According to the American Psychiatric Association, “Anxiety is a normal reaction to stress and can be beneficial in some situations. It can alert us to dangers and help us prepare and pay attention." Anxiety disorders differ from normal feelings of nervousness or anxiousness, but sometimes they can lead to excessive fear or anxiety. Anxiety disorders are the most common of mental disorders and affect nearly 30 percent of adults at some point in their lives.
Anxiety refers to anticipation of a future concern and may be associated with muscle tension and avoidance behavior. Anxiety disorders are real, serious medical conditions.
National prevalence data indicate that nearly 40 million people in the United States (18%) experience an anxiety disorder in any given year. And only about one-third of those suffering from an anxiety disorder receive treatment, even though the disorders are highly treatable. Approximately 8% of children and teenagers experience an anxiety disorder with most people developing symptoms before age 21.
According to the American Psychiatric Association, “Depression (major depressive disorder) is a common and serious medical illness that negatively affects the way you feel, the way you think and how you act."
Fortunately, it is also treatable. Depression causes feelings of sadness and/or a loss of interest in activities once enjoyed., changes in sleep, changes in appetite, lack of focus, decrease in libido and many others. It can lead to a variety of emotional and physical problems and can decrease a person’s ability to function at work and at home. Depression can happen to anyone. It can happen during any age, but mostly occurs during adulthood.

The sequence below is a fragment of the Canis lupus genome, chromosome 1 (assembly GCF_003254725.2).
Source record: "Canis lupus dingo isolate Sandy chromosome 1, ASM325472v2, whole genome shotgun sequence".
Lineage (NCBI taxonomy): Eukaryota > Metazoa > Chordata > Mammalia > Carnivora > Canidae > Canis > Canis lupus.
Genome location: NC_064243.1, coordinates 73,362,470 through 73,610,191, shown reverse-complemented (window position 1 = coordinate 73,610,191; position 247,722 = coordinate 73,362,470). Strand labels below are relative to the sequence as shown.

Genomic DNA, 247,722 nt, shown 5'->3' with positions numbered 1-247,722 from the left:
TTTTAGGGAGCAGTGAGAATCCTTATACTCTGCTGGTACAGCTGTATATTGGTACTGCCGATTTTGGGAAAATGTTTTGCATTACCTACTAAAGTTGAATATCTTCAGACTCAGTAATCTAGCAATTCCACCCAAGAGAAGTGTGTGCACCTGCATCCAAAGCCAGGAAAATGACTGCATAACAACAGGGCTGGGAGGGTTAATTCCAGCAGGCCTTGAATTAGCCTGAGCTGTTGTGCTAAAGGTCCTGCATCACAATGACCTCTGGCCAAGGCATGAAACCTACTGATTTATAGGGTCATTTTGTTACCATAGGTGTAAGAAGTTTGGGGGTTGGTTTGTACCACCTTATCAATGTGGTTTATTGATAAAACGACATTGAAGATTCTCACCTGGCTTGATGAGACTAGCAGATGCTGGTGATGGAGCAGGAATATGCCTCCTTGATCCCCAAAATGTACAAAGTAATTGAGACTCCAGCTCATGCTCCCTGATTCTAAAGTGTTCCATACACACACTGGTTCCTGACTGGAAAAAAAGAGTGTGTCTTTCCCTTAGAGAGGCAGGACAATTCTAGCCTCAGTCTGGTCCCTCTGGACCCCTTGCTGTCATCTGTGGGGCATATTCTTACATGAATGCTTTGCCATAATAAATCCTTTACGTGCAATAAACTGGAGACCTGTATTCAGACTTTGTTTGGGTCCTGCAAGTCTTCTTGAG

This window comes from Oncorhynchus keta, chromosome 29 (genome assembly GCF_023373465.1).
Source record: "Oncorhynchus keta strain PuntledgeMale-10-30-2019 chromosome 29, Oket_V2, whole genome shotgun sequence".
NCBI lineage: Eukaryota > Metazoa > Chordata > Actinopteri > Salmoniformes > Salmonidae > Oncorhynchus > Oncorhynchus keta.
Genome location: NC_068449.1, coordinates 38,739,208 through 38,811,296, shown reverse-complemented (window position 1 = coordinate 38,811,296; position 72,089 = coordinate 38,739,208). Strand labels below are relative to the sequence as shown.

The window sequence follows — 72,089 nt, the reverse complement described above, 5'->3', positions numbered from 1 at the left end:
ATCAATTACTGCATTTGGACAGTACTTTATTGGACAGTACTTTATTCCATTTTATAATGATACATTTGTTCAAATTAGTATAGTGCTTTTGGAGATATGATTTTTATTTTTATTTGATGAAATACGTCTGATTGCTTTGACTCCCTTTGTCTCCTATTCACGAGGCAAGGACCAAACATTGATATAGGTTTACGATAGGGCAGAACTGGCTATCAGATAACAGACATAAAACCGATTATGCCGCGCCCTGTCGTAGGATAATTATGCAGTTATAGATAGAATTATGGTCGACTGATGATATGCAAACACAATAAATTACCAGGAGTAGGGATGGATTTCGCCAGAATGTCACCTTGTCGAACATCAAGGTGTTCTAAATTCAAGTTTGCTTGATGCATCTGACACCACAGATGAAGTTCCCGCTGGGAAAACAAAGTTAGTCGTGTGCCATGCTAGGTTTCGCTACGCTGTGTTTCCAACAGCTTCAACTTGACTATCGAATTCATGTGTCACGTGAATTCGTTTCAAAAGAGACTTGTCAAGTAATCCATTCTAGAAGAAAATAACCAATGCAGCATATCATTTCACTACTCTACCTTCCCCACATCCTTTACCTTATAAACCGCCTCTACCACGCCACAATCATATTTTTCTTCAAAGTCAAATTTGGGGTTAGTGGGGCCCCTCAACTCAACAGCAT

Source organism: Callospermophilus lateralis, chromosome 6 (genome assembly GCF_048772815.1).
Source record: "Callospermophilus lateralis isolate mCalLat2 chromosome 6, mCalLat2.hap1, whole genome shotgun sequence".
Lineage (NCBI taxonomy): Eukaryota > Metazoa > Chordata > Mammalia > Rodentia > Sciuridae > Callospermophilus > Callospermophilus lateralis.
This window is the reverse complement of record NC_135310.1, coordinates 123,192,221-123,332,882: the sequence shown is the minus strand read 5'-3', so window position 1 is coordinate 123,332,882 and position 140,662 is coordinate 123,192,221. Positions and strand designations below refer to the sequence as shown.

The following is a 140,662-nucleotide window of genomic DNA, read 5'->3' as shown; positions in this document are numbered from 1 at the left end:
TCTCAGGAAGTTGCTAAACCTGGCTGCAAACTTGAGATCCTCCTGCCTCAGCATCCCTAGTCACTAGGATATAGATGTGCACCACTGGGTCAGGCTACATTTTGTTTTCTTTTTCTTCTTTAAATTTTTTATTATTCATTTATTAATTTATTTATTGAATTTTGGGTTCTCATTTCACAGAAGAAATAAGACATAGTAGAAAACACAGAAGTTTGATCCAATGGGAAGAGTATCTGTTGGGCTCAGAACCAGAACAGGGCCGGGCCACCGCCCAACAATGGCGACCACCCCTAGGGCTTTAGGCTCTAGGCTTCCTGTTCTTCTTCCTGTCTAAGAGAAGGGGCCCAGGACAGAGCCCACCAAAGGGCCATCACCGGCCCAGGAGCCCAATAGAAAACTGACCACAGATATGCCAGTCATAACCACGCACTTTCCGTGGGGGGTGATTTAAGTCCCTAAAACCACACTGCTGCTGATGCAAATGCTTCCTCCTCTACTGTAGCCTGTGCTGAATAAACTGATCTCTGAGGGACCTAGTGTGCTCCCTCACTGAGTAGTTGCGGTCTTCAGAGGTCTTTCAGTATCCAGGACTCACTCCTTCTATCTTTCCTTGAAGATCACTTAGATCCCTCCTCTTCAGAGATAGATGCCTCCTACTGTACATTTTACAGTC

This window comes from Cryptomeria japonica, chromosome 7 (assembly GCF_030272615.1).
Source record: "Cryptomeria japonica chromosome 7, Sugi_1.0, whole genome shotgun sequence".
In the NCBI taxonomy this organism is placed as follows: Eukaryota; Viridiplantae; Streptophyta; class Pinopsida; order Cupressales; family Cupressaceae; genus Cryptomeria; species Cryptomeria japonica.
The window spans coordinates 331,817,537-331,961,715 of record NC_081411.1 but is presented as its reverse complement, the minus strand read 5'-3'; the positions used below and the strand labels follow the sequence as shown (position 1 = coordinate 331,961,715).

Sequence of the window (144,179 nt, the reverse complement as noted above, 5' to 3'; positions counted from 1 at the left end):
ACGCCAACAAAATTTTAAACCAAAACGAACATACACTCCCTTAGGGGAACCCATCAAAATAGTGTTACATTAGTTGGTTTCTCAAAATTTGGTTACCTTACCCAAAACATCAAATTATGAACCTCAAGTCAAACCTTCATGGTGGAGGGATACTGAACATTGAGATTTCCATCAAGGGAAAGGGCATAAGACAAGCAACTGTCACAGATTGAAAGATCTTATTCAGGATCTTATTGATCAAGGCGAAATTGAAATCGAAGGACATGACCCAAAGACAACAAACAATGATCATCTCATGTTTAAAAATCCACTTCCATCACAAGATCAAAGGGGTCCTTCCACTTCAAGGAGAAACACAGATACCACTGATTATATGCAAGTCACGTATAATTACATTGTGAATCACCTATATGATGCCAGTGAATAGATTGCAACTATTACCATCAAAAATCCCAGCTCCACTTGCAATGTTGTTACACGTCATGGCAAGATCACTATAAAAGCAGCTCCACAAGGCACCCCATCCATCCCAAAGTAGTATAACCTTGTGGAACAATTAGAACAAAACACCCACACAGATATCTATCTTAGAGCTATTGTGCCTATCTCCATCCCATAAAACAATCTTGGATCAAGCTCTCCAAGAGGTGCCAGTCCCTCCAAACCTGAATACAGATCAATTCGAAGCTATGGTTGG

According to the American Psychiatric Association, depression affects an estimated one in 15 adults (6.7%) in any given year. And one in six people (16.6%) will experience depression at some time in their life.
According to the American Psychiatric Association, “Bipolar disorders are disorders that cause changes in a person’s mood, energy and ability to function". The National Institute of Mental Health estimates that bipolar disorder affects approximately 5.7 million adult Americans or about 2.6% of the U.S. population age 18 and older every year.
Bipolar disorder is a category that exists on a spectrum and encompasses three different conditions — Bipolar I, Bipolar II and Cyclothymic Disorder, each of which differs in presentation and level of severity.
People with bipolar disorders may have extreme and intense emotional states that occur at distinct times, called mood episodes. These mood episodes are categorized as manic, hypomanic or depressive. People with bipolar disorders generally have periods of normal mood as well. Bipolar disorders can be treated, and people with these illnesses can lead full and productive lives.
Due to societal perceptions and stereotypes many people with bipolar disorder to do not seek help. They often fear being diagnosed with bipolar disorder and worry about the potential side effects of the medications used to treat this disorder. On average, there is a 10 year delay in the diagnosis of bipolar disorder from the onset of symptoms. This can lead to devastating consequences for someone's personal, professional, financial and social lives. Getting the right treatments earlier on can mitigate these negative outcomes.
We treat our patients using not only medications, but other non-traditional modalities. To book an appointment with us, click here or call us at 954-848-2814.
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